Market research: Don’t look for your company-related names; look for trends and issues associated with your industry and your marketplace. You may have conducted surveys and other research in the past — with social media you can do the same in real-time (or at least pretty recent time).

If you are planning an outreach, use social media monitoring to smooth the process: For the subject or topic you plan to use for SM outreach, search for it first. See who’s already blogging, tweeting and discussing it. Then, see if those people are ones you want to engage: Gauge their level of influence, their comments on your topic, etc. — all the while learning more about them. That will help you better connect with them if you do contact them.

For the image, I use Techrigy’s SM2 service. However, other services also have graphing and analytical tools. Even with free services, you can take the data and develop your own charts.

One more point: No matter if you use a free service or a paid service, there’s still an investment. Both require an investment in time to fully analyze the data. The trade off is in the amount of money you pay for a comprehensive service that will compile the data and start to analyze it, compared to the amount of time you need to gather and compile the results and then analyze using the free tools.

-Mike Driehorst

Mike Driehorst

president of Diamond Communications, is a proven public relations professional with 15 years experience in strategic planning, public relations and other modes of marketing communications. Based in Toledo, Ohio, he has been active in social media marketing since early 2005 and blogs at If you’re on Twitter, look him up @MikeDriehorst.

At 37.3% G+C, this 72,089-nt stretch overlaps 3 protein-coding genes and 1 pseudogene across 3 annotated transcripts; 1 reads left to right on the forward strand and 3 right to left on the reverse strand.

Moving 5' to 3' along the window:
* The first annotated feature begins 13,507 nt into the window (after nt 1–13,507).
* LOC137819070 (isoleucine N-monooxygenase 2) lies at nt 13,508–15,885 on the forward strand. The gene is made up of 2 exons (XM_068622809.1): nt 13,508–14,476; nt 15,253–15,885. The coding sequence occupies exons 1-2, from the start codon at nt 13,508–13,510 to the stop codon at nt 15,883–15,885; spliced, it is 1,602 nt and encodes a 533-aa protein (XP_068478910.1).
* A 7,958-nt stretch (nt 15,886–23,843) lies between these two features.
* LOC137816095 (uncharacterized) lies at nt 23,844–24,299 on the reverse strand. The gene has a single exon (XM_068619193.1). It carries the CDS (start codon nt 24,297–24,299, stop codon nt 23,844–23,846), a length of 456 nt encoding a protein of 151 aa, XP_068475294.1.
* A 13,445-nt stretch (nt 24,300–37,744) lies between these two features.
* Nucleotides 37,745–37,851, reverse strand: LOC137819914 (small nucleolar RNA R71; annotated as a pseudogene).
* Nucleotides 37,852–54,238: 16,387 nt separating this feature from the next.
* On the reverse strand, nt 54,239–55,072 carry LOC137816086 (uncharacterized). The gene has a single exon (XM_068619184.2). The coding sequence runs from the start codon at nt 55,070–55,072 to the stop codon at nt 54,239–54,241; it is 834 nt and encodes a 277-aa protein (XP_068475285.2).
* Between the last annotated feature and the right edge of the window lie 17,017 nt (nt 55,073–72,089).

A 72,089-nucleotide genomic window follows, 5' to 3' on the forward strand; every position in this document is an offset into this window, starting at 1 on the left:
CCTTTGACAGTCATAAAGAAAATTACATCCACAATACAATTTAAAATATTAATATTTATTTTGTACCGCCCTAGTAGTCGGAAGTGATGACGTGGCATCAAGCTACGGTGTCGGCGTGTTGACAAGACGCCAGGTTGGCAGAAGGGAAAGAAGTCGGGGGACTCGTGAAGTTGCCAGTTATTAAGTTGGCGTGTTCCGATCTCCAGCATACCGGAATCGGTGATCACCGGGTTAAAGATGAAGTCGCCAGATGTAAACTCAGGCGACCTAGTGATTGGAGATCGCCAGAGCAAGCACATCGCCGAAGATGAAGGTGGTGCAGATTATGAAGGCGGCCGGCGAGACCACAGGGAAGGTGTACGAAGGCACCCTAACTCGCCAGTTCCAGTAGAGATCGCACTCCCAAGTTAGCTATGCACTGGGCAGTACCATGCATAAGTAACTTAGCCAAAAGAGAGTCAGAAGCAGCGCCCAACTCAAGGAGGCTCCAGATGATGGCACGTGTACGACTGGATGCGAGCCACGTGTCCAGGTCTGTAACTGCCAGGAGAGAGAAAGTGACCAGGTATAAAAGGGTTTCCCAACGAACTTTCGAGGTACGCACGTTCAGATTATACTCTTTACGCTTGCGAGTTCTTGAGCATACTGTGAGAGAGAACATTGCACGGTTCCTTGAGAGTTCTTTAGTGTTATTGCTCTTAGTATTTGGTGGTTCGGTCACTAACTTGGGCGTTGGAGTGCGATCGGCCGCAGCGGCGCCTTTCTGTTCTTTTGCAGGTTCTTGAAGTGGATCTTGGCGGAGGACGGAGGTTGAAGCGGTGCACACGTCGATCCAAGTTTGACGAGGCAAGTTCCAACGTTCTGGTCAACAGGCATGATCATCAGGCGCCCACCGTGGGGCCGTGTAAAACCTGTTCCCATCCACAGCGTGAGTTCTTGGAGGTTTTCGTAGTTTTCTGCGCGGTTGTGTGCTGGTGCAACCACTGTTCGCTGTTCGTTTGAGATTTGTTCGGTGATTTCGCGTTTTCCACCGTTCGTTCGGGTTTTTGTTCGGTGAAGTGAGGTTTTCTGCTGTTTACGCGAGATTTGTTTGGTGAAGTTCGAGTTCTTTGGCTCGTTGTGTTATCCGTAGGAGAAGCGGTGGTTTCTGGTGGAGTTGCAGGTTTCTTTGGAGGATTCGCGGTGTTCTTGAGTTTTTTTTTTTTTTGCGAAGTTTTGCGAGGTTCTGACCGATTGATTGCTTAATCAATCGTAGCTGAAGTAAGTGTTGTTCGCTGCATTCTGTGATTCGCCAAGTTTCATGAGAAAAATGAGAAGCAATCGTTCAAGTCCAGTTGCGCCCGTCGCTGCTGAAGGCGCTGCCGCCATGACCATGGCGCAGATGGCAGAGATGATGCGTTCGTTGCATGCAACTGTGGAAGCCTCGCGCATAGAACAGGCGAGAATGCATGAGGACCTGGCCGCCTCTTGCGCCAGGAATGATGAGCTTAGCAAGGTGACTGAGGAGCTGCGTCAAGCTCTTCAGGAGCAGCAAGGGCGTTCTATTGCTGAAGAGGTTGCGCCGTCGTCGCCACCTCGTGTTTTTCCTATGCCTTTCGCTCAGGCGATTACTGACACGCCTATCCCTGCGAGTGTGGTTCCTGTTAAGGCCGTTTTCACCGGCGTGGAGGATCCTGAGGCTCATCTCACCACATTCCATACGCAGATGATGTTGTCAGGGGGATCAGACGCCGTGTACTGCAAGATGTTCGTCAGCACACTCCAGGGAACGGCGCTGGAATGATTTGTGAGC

May 3, 2009 1 Comment

Are all Social Media Monitoring Tools created equal

I see some great questions on Twitter. Rob’s question is something that many wonder about because there are so many options.


There are a staggering 100 plus social media monitoring platforms out there. That means that your research could be a daunting task. Nathan Gilliatt has a list, but more have launched since then. Do you have specific reasons for monitoring social media? That answer will narrow down the options a lot.

I recommend that you consider these five things:

  1. Purpose & Features
  2. Sources & Depth of Information
  3. Interface & Workflow
  4. Analytical Options
  5. Price point

1. The tools range greatly in purpose and features. Here’s a quick list that’s nowhere near comprehensive:

  • do it yourself tool versus a service
  • focus on a specific area such as public relations, marketing or advertising
  • a reseller or collaboration with an existing tool
  • some have automatic sentiment & tone & some don’t

2. The tools also vary greatly in the types of sources being collected from and amount of information gathered in regard to each ‘conversation’.

  • mainstream media
  • social media – blogs, social networks, wikis, video, photosharing, etc